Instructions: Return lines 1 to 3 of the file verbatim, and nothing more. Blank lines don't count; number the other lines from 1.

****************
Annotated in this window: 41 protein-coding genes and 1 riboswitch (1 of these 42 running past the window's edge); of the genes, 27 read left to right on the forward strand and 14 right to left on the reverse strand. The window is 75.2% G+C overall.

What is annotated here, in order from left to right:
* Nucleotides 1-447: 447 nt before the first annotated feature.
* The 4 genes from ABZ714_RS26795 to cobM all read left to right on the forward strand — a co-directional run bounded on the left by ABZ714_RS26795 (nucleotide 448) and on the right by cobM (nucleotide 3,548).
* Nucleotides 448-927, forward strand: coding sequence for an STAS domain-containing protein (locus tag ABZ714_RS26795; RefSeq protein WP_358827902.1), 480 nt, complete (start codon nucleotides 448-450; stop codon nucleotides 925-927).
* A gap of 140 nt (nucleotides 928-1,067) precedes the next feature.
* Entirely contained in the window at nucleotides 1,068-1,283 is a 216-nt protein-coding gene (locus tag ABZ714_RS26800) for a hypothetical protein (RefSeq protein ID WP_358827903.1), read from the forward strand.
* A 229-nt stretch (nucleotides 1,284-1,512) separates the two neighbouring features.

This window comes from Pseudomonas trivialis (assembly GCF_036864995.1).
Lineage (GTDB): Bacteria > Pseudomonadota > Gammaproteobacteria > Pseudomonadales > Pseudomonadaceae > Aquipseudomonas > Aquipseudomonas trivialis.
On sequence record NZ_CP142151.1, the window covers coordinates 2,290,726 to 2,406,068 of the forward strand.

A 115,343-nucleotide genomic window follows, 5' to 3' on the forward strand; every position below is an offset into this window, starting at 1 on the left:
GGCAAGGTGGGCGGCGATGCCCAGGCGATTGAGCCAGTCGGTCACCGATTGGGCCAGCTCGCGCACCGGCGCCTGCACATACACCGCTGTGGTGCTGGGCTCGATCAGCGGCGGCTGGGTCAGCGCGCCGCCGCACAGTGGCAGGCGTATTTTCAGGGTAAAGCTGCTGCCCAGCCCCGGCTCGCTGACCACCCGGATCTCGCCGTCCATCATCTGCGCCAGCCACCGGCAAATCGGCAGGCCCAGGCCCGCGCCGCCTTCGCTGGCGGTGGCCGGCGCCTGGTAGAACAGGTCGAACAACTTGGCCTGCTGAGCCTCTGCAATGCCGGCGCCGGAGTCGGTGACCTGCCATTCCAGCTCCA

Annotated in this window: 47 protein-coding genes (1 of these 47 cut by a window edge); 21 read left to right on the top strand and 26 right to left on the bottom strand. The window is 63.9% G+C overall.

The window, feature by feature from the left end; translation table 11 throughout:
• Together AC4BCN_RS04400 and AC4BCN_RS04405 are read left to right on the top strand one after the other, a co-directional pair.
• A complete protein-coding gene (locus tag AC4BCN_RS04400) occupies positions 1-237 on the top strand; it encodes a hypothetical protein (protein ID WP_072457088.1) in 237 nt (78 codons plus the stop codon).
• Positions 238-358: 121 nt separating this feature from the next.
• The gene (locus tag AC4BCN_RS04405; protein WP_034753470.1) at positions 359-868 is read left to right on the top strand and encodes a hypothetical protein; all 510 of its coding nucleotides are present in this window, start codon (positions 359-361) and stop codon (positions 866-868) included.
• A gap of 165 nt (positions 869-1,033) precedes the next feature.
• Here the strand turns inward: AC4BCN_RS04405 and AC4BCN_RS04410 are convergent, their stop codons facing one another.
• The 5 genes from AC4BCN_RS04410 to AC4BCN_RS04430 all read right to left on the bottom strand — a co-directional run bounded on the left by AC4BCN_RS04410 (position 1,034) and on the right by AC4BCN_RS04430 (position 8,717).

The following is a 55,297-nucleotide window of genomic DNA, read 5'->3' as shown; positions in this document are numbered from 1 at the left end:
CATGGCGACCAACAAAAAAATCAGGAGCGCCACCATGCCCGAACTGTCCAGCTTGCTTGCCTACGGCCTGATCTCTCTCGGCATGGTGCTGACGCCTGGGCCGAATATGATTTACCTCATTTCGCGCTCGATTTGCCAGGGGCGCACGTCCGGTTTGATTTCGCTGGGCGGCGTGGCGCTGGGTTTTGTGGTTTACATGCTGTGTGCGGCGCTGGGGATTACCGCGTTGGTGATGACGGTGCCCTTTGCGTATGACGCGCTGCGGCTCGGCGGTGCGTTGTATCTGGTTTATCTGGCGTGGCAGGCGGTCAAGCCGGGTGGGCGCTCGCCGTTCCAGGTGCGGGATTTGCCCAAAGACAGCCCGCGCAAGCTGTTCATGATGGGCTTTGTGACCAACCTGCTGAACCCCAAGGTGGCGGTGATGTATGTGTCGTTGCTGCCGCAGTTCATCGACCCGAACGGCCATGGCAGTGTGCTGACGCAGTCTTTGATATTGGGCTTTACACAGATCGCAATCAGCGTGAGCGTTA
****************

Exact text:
Annotated in this window: 41 protein-coding genes and 1 riboswitch (1 of these 42 running past the window's edge); of the genes, 27 read left to right on the forward strand and 14 right to left on the reverse strand. The window is 75.2% G+C overall.

What is annotated here, in order from left to right:
* Nucleotides 1-447: 447 nt before the first annotated feature.